"If you've had the experience of binding a book, knitting a sock, playing a recorder, then you feel that you can build a rocket ship-or learn a software program you've never touched. It's not bravado, just a quiet confidence. There is nothing you can't do. Why couldn't you? Why couldn't anybody?"
Waldorf and Harvard graduate, and Director of an aerospace company
To develop our studentís full human potential, we must educate their feeling and will with as much insight and care as we bring to the development of their thinking. Outer activity is engaged with our limbs. Behind the outer activity there is the inner activity of thoughts, feelings, desires and motives. When we learn a new capacity, such as riding a bicycle, we are challenged to make an inner effort. The more difficult the challenge, the more we feel the intensity of the inner effort.*
Will is the inner force behind the outer force of our limbs. From an early age children begin to express their will, by their insatiable desire to touch. It is through their hands that they begin to develop these faculties. Accomplishment and joy are the rewards achieved through the intelligence of each activity. *
The purposeful task performed with hand tools and wood parallel the intentional work and the responsible laborers of the outside world. Artistic work helps in awakening the feeling and heart forces; these give shape and personal character to the work at hand.
At Waldorf School of Orange County, students are first introduced to woodwork in grade 5. During this year, they are acquainted with various woodworking tools, the foremost of which is the very sharp carving knife. The first project involves carving a series of notches in a length of basswood. A flat piece of hardwood is then nailed to the top of the stick. Rubbing a dowel along the notches causes the stick to vibrate, which in turn causes the top piece to spin like a propeller. The next grade 5 project has the students build a weather vane in the shape of an airplane. Their senses are awakened to many experiences: their hands begin to develop strength; they notice exhaustion; the blood flow tints their cheeks; hand and eye coordination improves with the repetition of movement; and technique is developed.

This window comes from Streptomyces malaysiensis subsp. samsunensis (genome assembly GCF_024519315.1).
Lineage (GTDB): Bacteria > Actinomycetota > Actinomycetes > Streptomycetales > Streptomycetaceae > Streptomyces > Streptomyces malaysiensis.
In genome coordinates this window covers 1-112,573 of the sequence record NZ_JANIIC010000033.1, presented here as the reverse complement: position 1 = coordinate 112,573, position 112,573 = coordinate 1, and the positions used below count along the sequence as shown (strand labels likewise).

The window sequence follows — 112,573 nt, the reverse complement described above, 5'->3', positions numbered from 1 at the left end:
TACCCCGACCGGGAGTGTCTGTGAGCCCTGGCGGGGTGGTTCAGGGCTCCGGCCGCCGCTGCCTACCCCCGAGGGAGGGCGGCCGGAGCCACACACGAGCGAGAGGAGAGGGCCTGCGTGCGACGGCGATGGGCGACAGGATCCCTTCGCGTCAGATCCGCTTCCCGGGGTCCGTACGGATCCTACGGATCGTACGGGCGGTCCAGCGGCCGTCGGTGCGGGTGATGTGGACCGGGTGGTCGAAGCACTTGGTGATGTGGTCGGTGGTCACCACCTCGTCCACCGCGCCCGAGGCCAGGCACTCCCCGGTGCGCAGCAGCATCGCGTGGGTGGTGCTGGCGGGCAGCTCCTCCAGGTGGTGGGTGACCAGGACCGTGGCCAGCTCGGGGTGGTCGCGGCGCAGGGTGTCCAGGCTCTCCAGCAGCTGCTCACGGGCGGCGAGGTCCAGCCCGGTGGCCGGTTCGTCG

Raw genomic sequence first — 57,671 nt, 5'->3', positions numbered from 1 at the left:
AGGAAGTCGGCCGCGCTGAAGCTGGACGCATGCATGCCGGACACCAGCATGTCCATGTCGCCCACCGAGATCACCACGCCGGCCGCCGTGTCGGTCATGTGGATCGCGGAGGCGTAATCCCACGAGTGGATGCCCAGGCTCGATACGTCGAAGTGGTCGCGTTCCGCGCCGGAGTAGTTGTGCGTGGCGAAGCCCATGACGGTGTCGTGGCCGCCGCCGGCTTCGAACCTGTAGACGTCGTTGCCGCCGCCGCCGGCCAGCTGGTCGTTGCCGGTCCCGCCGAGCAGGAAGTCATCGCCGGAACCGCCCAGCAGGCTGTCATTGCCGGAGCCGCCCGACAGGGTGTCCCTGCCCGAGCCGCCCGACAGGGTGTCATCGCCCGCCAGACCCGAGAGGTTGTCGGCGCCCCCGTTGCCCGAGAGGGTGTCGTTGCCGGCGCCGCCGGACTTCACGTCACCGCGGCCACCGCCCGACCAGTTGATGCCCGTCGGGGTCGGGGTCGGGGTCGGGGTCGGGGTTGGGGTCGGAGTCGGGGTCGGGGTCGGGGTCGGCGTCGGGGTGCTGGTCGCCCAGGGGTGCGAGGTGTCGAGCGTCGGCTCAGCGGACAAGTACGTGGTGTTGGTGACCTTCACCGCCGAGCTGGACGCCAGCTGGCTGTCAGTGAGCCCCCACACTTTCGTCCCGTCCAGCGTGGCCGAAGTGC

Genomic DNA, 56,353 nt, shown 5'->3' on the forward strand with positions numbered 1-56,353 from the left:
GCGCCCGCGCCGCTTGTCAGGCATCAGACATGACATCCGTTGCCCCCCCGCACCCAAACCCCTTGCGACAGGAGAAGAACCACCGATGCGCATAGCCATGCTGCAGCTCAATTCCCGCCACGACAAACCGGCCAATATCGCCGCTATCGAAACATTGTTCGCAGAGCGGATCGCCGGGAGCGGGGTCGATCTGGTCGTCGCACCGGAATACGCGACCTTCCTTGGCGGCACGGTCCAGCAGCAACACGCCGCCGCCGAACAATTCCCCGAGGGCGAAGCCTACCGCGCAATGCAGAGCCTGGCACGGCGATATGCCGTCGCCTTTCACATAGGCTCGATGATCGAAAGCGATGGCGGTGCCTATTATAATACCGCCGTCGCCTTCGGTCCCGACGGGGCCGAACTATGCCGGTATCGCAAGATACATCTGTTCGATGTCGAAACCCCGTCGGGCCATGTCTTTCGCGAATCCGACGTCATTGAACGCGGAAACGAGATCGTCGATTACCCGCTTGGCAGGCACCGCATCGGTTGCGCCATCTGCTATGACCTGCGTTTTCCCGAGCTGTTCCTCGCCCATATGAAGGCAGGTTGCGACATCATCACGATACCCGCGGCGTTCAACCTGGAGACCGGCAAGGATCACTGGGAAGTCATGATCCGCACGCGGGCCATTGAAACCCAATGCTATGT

In grade 6 the students carve a wooden spoon. A piece of wood is cut to a certain thickness, width and length. The proportion given to the wood becomes part of the spoonís ultimate form. In a subtle but significant way it contributes to the feel of the spoon, for example, whether it will feel stout or delicate. The student can decide the quality of proportion without having the final form of the spoon in their mind's eye.*
In grade 7 the adolescent student is looking more into themselves. They are studying the Middle Ages, the renaissance period and the age of exploration. In woodwork they explore developing an inner space in a block of wood by creating a wooden bowl.
In grade 8 the students are more aware of their physical world and their personal appearance. This year they are challenged by projects that are layered with detailed processes and problem solving. Students increase their focus and continue to refine their accuracy, creativity, and most of all, patience. This year's work helps develop endurance and confidence in preparation for high school.
* Excerpted from Educating the Will by Michael Howard.